Oncologists need to better discuss patient life expectancy

May 24, 2016 by Andrea Kott, Cornell University

Despite their nearness to death, a sizeable proportion of advanced cancer patients remain unaware of basic information about their illness or its treatment, researchers from Weill Cornell Medicine report. Reviewing test results with their oncologist not only improves patients' understanding of the fatal nature of their illness, but also helps to inform their decisions about care.

The study, published May 23 in the Journal of Clinical Oncology, compared ' understanding of their before and after undergoing scans that staged their , and before and after discussing results with their oncologist. Before their scans, nine of the 178 patients acknowledged being at the end stage of with just months to live.

"We were astonished to learn that only 5 percent of this sample had sufficient knowledge about their illness to make informed decisions about their care," said Dr. Holly G. Prigerson, the Irving Sherwood Wright Professor in Geriatrics and professor of sociology in medicine who, along with co-author Dr. Paul K. Maciejewski, directs the Center for Research on End-of-Life Care at Weill Cornell Medicine.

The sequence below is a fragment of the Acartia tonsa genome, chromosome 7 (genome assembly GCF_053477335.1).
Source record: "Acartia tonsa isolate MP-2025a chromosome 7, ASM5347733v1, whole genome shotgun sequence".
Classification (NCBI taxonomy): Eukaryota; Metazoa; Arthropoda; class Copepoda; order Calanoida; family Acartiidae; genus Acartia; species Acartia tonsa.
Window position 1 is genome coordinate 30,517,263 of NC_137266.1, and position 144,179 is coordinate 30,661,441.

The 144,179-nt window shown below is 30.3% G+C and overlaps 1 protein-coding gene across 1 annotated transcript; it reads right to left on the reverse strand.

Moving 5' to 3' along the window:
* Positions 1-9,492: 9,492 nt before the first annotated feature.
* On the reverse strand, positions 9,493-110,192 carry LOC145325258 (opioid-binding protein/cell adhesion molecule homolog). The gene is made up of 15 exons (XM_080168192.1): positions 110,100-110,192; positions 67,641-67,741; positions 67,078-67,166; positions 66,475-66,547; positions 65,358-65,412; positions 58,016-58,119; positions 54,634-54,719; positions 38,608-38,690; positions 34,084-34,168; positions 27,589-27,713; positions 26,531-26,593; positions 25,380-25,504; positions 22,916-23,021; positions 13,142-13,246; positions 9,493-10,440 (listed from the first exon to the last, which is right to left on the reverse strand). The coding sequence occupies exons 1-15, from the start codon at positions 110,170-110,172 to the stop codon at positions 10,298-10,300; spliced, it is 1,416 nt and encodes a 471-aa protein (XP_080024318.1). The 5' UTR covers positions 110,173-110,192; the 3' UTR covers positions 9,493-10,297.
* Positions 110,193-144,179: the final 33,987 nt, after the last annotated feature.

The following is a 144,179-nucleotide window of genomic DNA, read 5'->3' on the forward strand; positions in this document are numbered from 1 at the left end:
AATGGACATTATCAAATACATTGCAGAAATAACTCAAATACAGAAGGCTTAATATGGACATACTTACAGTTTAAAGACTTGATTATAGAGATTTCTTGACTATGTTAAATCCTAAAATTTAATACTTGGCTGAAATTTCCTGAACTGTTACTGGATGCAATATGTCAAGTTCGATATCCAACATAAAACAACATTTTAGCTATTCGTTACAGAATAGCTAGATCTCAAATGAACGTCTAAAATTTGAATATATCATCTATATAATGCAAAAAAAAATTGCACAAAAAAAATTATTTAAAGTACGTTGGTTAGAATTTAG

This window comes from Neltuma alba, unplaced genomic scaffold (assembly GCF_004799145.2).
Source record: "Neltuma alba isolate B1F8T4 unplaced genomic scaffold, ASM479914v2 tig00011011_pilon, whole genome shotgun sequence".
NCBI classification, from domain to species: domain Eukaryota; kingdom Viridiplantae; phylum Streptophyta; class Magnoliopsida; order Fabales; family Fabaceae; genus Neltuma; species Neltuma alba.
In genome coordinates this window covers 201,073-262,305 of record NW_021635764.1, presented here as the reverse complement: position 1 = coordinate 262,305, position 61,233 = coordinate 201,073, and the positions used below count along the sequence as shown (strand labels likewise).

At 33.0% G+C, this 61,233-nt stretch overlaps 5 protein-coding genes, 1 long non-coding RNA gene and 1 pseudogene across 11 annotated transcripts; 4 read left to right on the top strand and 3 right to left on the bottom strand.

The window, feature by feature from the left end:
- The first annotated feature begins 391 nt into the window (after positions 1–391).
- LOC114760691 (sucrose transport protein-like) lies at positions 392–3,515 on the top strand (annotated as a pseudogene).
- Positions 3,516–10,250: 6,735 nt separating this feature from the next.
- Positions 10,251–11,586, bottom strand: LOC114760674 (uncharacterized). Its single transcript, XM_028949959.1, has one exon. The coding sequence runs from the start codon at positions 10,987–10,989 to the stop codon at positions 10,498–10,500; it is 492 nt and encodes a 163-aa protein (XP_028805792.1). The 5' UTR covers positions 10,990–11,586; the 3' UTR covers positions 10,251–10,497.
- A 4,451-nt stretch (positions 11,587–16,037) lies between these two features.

"These were people with highly lethal metastatic cancers that had progressed after at least one prior line of chemotherapy; their was approximately four months from our interview," she said. "Many did not know that they were at the end-stage of their illness nor that their cancer was incurable. They were basically making in the dark."

Delivering sensitive information to dying patients is difficult for many oncologists and many avoid such discussions. Indeed, 38 percent of the patients had never discussed their prognoses with their oncologist. But without those conversations, Prigerson noted, patients are unable to make rational medical decisions.

"The results of this study show that when advanced cancer patients reported having recently discussed their life expectancy with their , their illness understanding improved significantly," she said. "That information may also help patients prioritize how they wish to spend the last few months of their lives, some by fulfilling bucket lists. Treatment choices patients make might follow from these priorities."